Does moving closer to a subject always result in more information? Not at all, it depends on the rapport built by the investigator, the rationale for moving closer, as well as the background of the interviewee.

When dealing with people, there are a myriad of different and complex issues that the investigator must deal with that cannot be distilled into a simple formula. While moving closer to the subject when it is warranted is encouraged, there is no magic timing for when to do so. The interviewer will have to articulate to the courts the actions they took and why they took them. Ultimately, the decision of whether the actions of the investigator, by moving closer to the subject, were such that the subject’s will to continue was overborne will be determined by the trier of facts. It should also be noted that “These findings are based on investigative interviewing approaches and the study size was small. Attempts to replicate the major findings on interrogation contexts have been unsuccessful.”

In summary

While it is beneficial to have access to an interview room that will be the most conducive to obtaining information, one should not underestimate the power of rapport. Good rapport between the interviewer and subject is built on good interviewing skills. The interviewer uses as many tools at their disposal as they can to ensure that they have developed rapport with the subject. However, the interviewer should never forget that it is the interviewer who develops rapport, not the room.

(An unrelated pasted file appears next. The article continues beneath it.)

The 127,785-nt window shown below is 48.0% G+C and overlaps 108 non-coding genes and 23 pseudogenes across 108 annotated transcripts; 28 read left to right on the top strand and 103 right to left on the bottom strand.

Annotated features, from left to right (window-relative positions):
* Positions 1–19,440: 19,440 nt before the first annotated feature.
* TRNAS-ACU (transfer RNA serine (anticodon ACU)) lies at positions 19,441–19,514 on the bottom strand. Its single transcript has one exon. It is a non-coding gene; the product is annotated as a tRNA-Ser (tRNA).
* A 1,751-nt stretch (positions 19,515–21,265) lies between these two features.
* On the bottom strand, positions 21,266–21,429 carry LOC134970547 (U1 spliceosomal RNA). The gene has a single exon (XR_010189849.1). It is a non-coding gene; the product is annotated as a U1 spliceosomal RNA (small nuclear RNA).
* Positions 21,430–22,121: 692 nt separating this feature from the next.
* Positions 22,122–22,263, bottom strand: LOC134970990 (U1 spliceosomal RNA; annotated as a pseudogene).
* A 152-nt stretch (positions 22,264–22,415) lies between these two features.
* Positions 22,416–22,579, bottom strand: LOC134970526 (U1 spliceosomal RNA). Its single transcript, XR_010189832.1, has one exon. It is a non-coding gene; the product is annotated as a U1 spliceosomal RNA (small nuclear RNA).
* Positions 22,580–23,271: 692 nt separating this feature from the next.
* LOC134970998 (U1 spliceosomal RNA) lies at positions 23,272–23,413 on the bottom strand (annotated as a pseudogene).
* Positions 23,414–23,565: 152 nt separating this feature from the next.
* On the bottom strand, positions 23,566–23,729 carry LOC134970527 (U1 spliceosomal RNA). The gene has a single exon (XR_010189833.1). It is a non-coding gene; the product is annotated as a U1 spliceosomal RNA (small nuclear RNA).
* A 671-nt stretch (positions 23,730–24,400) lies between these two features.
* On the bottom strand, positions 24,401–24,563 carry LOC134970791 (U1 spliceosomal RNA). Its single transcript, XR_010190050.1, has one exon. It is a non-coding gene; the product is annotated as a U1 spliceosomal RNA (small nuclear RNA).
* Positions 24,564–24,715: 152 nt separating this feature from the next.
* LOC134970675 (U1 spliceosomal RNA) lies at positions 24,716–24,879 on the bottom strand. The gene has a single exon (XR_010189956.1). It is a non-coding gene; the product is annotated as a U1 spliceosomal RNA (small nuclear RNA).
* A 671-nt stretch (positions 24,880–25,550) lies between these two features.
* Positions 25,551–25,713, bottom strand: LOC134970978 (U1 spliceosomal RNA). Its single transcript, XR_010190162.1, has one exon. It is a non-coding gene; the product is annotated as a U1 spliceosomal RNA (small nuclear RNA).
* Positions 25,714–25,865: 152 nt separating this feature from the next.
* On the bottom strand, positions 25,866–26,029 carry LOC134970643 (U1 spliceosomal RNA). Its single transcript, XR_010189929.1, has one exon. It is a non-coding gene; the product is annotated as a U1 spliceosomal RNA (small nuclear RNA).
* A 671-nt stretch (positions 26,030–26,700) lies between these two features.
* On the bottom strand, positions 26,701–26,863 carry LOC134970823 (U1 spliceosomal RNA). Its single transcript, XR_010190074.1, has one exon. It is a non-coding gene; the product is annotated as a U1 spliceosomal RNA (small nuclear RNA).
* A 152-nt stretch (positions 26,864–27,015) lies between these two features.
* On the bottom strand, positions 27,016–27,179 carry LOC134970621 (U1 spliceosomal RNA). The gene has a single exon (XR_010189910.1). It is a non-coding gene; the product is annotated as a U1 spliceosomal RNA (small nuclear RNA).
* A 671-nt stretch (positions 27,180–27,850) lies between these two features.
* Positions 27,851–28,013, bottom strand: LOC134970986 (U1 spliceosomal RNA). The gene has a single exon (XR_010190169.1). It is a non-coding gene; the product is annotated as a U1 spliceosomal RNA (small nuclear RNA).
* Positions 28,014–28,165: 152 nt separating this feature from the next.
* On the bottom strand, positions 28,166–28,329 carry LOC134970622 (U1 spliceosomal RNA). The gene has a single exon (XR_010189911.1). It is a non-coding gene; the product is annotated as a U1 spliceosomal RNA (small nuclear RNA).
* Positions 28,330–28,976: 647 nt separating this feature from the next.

1. Watkins, K. (2020) “Room for rapport: context manipulation when questioning suspects.” Blue Line June/July 2020.
  2. Hoogesteyn, K. et al. (2019) “The Influence of Room Spaciousness on Investigative Interviews.” Legal and Criminological Psychology.
  3. Allison, L.J. et al. (2013) “Why Tough Tactics Fail and Rapport gets results: Observing Rapport-Based Interpersonal Techniques (ORBIT) to generate useful information from terrorists.” Psychology, Public Policy and Law.
  4. Dawson, E. et al. (2017) “A Room With a View: Setting Influences Information Disclosure in Investigative Interviews.” Law and Human Behavior.
  5. Hoogensteyn, K. et al (2020) “Utility and Effectiveness of the Context Manipulation Techniques Police Investigators’ Perspectives.” Journal of Police and Criminal Psychology.
  6. Kassin, S. et al (2007) “Police Interviewing and Interrogation: A Self-Report Survey of Police Practices and Beliefs.” Law and Human Behavior.
  7. Leahy-Harland, S. et al (2017) “Police Strategies and Suspect Responses in Real Life Serious Crime Interviews.” Journal of Police and Criminal Psychology.
  8. Kelly, M. et al (2013) “A Taxonomy of Interrogation Methods.” Psychology Public Policy & Law.

Zaia Lazar is a full-time instructor at the Ontario Police College where he instructs Investigative Interviewing Techniques. Prior to this he was a police officer with London Police Service for 22 years and worked in several capacities. He has conducted numerous interviews and interrogations in his career.